HELP I THINK I AM TURNING AMISH, WELL ANABAPTIST

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In his book the NAKED ANABAPTIST Stuart Murray Williams describes the core convictions of the Anabaptist movement. In case the term is new to you, the Anabaptists were the people behind the so radical reformation in Europe. The Amish are one part of the Anabaptist movement but most of the movement doesn’t reject technology or insist on big beards. So don’t worry i am not growing a beard and buying a horse and cart.

The original Anabaptists rejected state control of the church and believed that each individual had to decide to follow Christ for themselves and that that decision should be expressed in baptism on confession of their faith. Of course this meant they rejected State churches and infant baptism and for that they were terribly persecuted by both the .Catholics and other Protestants. That’s why many of Anabaptists like the Amish ended up in the States to avoid persecution. In recent years there has been a renewed interest in these radical believers and their heritage and it’s implications for how we live as GOD’S people in post Christendom Europe.

Since I became a Christian I have always regarded myself as a Wesleyan, in the sense that my theology and practice of being a Christ follower stands in the tradition that was started and shaped by John Wesley. I am in fact an ordained minster in a Wesleyan denomination. Now nothing about that has changed. However, reading these core convictions of the Anabaptists I found myself in strong agreement with every one. More than just agreeing, I resonated with them at a really deep level. They express the vision of Christianity I realised I have come to embrace.

So despite not having any plans for an impressive full face beard it looks like I will need to start thinking of myself as a Anabaptist as well as a Wesleyan. Maybe I am Wesleyan in theology and Anabaptist in praxis? Probably artificial distinctions.

What about you what do you think of these core convictions of the Anabaptist movement ?

Jesus is our example, teacher, friend, redeemer, and Lord. He is the source of our life, the central reference point for our faith and lifestyle, for our understanding of church, and our engagement with society. We are committed to following Jesus as well as worshipping him.

Jesus is the focal point of God’s revelation. We are committed to a Jesus-centered approach to the Bible, and to the community of faith as the primary context in which we read the Bible and discern and apply its implications for discipleship.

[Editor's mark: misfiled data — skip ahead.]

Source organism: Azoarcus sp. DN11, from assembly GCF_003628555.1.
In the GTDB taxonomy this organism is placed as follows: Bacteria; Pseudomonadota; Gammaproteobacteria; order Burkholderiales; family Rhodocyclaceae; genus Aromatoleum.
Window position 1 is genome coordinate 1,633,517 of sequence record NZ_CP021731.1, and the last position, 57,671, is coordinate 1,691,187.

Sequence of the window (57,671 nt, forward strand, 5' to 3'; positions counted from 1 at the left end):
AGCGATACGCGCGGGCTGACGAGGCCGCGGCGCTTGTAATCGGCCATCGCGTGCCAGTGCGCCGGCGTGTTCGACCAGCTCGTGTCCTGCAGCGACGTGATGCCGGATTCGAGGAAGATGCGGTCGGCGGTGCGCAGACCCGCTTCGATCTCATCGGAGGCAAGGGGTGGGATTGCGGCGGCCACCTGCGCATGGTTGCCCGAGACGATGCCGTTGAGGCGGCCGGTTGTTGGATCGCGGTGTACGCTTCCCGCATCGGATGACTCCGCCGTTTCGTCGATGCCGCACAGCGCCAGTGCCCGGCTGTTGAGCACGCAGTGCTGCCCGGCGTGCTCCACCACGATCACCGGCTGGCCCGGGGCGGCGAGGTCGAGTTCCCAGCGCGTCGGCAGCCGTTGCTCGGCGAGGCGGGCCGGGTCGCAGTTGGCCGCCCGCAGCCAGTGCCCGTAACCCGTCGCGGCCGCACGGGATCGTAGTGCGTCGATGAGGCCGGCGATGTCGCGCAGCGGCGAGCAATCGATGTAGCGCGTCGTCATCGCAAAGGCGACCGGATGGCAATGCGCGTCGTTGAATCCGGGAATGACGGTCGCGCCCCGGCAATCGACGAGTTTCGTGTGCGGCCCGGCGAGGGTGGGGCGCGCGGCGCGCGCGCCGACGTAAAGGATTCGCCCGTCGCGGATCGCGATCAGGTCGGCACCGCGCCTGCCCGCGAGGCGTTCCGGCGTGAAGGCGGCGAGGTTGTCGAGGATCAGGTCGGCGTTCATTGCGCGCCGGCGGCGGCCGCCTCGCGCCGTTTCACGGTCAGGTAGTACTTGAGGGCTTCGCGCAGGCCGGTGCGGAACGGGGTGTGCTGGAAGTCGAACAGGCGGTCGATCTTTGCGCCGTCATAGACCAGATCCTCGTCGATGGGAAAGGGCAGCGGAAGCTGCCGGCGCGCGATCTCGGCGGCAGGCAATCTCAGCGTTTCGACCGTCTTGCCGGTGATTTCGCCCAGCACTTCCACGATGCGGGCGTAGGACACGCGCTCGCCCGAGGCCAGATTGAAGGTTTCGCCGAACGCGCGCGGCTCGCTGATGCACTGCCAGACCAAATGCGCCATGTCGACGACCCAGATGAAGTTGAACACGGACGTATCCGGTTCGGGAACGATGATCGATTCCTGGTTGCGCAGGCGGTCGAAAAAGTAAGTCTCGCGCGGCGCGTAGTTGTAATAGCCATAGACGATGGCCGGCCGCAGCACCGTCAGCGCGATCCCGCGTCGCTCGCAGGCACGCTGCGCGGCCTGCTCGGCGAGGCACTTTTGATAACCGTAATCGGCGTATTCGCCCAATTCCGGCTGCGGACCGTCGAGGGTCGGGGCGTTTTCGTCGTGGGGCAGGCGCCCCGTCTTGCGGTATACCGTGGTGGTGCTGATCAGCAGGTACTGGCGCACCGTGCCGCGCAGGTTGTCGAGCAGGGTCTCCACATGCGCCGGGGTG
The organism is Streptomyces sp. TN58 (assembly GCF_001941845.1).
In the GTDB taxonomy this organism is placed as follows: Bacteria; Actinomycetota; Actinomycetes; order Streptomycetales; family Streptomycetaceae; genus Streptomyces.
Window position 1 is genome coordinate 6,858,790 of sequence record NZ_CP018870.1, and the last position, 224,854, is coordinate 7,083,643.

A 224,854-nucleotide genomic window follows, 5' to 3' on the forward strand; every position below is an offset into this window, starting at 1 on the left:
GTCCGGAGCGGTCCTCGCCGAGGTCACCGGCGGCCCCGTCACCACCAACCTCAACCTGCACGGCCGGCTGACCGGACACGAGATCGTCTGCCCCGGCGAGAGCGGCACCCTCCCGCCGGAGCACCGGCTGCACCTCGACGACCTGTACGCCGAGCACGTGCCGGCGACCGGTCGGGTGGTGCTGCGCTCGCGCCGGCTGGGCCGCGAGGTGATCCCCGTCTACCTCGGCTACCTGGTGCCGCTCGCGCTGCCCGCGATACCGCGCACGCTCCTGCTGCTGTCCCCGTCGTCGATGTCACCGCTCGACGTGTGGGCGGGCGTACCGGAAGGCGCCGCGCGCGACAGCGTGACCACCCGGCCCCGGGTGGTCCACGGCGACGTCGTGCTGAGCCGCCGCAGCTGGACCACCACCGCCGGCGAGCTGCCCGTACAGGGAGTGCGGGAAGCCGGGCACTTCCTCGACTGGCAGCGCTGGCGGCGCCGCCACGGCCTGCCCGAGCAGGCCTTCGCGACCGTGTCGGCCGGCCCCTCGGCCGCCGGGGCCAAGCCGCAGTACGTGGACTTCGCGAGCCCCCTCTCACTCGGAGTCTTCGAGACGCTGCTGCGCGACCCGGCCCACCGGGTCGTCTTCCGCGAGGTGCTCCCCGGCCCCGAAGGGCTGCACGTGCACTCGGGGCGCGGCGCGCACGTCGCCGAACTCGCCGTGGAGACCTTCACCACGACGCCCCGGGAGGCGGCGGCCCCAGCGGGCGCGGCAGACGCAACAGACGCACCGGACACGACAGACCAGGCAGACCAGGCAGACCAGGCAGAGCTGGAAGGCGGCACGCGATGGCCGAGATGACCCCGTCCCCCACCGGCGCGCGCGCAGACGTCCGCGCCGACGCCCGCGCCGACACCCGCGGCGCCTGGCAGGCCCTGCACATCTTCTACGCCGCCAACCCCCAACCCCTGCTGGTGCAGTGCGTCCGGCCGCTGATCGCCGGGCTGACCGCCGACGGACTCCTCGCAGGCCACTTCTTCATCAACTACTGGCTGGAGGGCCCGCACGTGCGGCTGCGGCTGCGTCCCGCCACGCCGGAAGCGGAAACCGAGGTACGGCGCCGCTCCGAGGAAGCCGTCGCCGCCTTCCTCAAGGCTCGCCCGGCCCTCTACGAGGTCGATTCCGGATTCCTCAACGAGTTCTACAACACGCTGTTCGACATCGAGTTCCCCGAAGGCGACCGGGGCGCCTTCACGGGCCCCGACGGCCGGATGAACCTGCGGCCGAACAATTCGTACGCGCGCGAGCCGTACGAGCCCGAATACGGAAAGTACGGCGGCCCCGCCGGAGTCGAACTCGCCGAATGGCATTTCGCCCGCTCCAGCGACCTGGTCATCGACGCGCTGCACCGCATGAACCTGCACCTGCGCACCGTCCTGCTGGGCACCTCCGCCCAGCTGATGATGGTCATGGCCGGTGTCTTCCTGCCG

Christendom Distorted & Damaged Christianity. Western culture is slowly emerging from the Christendom era, when church and state jointly presided over a society in which almost all were assumed to be Christian. Whatever its positive contributions on values and institutions, Christendom seriously distorted the gospel, marginalized Jesus, and has left the churches ill equipped for mission to a post-Christendom culture. As we reflect on this, we are committed to learning from the experience and perspectives of movements such as Anabaptism that rejected standard Christendom assumptions and pursued alternative ways of thinking and behaving.

The frequent association of the church with status, wealth, and force is inappropriate for followers of Jesus and damages our witness. We are committed to exploring ways of being good news to the poor, powerless, and persecuted, aware that such discipleship may attract opposition, resulting in suffering and sometimes ultimately martyrdom.

Churches are called to be committed communities of discipleship and mission, places of friendship, mutual accountability, and multivoiced worship. As we eat together, sharing bread and wine, we sustain hope as we seek God’s kingdom together. We are committed to nurturing and developing such churches, in which young and old are valued, leadership is consultative, roles are related to gifts rather than gender, and baptism is for believers.

Spirituality and economics are interconnected. In an individualist and consumerist culture and in a world where economic injustice is rife, we are committed to finding ways of living simply, sharing generously, caring for creation, and working for justice.

Peace is at the heart of the gospel. As followers of Jesus in a divided and violent world, we are committed to finding nonviolent alternatives and to learning how to make a peace between individuals, within and among churches, in society, and between nations.

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